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Looking for Mutual Fund Advice? Ignore "Top Advisor" Lists

Like I'm sure many of the readers of Allan Roth's recent piece on Ric Edelman, I checked out Edelman's site, where I learned that he was ranked as the nation's #1 independent financial advisor by Barron's. That tidbit got me thinking about investment advice, and the rankings of advisors.

With the advent of 401(k)s and millions of baby boomers in or nearing retirement, investment advice has become one of the most contested fields in the financial services industry. Everyone from independent advisors such as Edelman, to stock brokers, to many of the nation's largest mutual fund managers are battling to garner their share of the estimated $11 trillion in assets that are in the market for investment advice.

There's little doubt that many -- if not most -- mutual fund investors would benefit from sound, conflict-free advice provided for a reasonable fee. The problem is that those three qualifiers -- sound, conflict-free, and reasonable -- eliminate a broad swath of would-be advisors, whose services can actually end up doing more harm than good.

So how does an investor navigate this landscape and find an advisor who's worthy of their trust? It's not easy, but here's one thing to keep in mind that will serve you well in your search: Ignore the "best of" lists which rank investment advisors.

Why? First of all, as Allan showed in an article last year in which his dog was named one of America's top financial planners, many of these lists indicate nothing more than the fact that the advisor ponied up a fee for the "honor" of being included. So no matter how magnanimous the name of the organization that bestowed the honor sounds, a few minutes of Googling will often reveal that there's far less there than meets the eye.

Many other lists -- such as those published by Forbes.com and Registered Rep magazine -- are nothing more than rankings of advisors by the amount of assets they oversee. And while a reader might be impressed by, as Registered Rep puts it, the leaders' "crowning achievements," choosing an advisor based on the amount of money they oversee makes about as much sense as selecting a mutual fund on the basis of its size. While such a strategy might lead to success, it's hardly recommended as the best way to pursue it.

Finally, there's Barron's annual rankings of the Top 100 Independent Financial Advisors, the Top 100 Women Financial Advisors, the Top 100 Financial Advisors (i.e. not independent), and the Top 1000 Advisors. Obviously, the Barron's name lends these rankings a good deal of credibility and prestige. But while their methodology is more rigorous than those described above, you might be surprised at how they quantify the nation's "best" advisors.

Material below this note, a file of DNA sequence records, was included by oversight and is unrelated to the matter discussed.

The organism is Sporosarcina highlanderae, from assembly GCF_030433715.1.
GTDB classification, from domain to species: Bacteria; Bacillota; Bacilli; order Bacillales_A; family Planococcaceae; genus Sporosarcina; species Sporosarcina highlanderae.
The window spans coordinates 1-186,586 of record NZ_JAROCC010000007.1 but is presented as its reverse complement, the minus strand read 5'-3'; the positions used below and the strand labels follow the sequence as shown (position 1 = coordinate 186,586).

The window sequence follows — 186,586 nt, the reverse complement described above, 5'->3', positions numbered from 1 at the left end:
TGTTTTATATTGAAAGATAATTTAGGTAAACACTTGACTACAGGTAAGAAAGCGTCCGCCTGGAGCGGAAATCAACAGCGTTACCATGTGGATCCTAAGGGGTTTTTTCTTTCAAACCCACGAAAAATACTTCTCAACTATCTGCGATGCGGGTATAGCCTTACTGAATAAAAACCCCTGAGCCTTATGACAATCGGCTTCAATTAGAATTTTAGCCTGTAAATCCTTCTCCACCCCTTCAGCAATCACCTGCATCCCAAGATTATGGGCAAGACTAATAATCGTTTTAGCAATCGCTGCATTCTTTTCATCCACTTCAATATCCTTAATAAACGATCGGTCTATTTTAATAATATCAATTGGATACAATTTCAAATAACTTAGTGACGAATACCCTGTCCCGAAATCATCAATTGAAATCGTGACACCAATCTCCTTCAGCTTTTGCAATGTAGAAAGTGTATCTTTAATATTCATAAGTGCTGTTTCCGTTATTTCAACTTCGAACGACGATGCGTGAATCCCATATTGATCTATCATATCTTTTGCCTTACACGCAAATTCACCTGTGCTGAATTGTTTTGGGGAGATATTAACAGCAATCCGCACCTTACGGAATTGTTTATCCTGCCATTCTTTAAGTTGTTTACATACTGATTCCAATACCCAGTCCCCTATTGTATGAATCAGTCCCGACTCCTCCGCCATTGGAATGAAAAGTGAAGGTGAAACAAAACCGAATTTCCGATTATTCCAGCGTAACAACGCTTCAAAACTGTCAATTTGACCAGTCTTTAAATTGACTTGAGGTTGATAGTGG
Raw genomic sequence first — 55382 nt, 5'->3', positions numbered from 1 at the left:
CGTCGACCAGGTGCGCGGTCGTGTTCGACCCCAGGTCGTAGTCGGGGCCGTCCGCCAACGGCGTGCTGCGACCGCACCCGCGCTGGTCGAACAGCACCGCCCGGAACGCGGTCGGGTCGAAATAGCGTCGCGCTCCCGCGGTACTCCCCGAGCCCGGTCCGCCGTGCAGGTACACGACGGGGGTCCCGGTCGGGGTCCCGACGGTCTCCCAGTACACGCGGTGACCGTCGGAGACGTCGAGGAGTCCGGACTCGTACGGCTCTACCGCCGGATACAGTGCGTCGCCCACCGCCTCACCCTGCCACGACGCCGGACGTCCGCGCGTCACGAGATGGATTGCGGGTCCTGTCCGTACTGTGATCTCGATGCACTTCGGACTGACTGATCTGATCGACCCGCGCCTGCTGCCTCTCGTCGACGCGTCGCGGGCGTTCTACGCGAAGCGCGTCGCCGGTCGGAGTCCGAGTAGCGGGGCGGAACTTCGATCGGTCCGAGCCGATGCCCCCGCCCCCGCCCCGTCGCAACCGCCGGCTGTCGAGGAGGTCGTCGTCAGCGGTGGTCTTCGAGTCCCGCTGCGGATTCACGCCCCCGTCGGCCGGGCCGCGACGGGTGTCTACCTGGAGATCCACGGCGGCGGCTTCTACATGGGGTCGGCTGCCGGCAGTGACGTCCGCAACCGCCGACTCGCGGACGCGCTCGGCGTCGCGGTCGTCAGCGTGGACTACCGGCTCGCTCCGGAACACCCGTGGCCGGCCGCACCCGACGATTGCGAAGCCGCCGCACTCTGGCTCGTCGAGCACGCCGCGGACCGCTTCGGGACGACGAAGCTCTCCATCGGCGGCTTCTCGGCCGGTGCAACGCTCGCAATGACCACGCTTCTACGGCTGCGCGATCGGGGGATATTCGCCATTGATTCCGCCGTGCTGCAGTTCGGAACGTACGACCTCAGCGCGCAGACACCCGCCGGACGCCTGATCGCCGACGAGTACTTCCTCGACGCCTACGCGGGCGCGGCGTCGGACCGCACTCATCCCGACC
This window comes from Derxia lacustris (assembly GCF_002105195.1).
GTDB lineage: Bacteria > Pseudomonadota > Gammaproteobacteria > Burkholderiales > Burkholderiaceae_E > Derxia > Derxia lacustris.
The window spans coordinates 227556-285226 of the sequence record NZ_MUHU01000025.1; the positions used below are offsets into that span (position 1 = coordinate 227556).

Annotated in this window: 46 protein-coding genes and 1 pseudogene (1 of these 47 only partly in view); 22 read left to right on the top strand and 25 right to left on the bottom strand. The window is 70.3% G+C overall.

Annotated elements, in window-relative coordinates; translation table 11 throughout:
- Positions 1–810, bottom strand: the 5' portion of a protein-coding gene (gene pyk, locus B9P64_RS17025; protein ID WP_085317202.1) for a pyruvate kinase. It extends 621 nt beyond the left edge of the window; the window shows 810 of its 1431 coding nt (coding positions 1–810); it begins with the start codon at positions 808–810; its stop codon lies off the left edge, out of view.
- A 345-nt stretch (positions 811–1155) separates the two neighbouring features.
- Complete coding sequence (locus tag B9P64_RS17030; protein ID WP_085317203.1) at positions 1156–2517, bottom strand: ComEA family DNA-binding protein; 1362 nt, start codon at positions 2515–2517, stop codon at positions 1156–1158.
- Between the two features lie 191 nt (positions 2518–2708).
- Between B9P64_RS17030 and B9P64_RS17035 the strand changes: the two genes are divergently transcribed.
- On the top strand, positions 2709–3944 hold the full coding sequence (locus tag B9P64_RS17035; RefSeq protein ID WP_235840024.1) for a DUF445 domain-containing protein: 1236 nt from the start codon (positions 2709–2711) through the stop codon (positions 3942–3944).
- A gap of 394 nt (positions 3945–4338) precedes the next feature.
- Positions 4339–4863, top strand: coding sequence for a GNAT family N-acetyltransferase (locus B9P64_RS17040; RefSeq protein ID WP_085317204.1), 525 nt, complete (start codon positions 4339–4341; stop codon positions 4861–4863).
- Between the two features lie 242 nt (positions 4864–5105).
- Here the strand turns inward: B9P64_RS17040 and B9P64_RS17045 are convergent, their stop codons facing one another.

According to Winner's Circle -- the firm that developed the methodology before being acquired by Barron's in 2008 -- the independent financial advisor rankings are based on qualitative criteria (at least seven years of experience, an "acceptable" compliance record, client retention and satisfaction) and quantitative criteria, which includes the amount of assets the firm oversees and the firm's profitability.

The qualitative criteria are fine, as far as they go, ensuring a certain level of experience and making sure that the advisor has kept his regulatory nose clean. But what's interesting is the quantitative criteria. While the firm's assets and profitability are important considerations for the advisor, I'm not sure how they can help a potential client find an advisor who will serve them best, which presumably is the point of the list.

All else equal, it would appear than an advisor who charged his clients 2 percent annually for his services would rank higher on the Barron's list than one who charged 0.5 percent. While the former is surely more profitable, clients of the latter will earn higher net returns. For that reason, an advisor's profits are a near contrary indicator from a client's perspective, for those profits come directly out of the pockets of his or her clients.

Need proof? Consider that an Edelman client with a $1 million portfolio will pay Edelman $14,000 a year for his services, or 1.4 percent. That same client would pay a firm like Portfolio Solutions $2,500, or 0.25 percent. While fees at the first level might produce enough profits to garner a top ranking from Barron's, the latter fee schedule is surely a better deal from the client's perspective, who will earn 1.15 percent more per year given equivalent portfolios.

So if you can't rely on lists purporting to identify the top advisors, where should you turn? The first thing to do is to limit your search to fee-only planners who are paid only by you, and don't receive commissions on the basis of their recommendations. The National Association of Personal Financial Advisors' website will help you in your search. Second, consider using an advisor who carries a CFP or CFA credential, both of which require compliance with a rather strict set of ethical standards. Third, closely examine their fee schedule, making sure you translate seemingly small percentage points into actual dollars. If the price they purport to charge seems too high for their services, keep shopping. Finally, press them on just how they'll add value. If they claim that their wisdom will allow you to outperform the broad market, keep shopping. An advisor who's setting realistic expectations will promise nothing more than helping you maximize your share of the markets' returns, adding value by keeping you from making big mistakes when the markets turn choppy.

Of course, not all advisors who pass through such a screen will ultimately prove trustworthy -- the world is an imperfect place. But the steps above will get you far closer to your goal than blind reliance on any list of the top advisors ever will.

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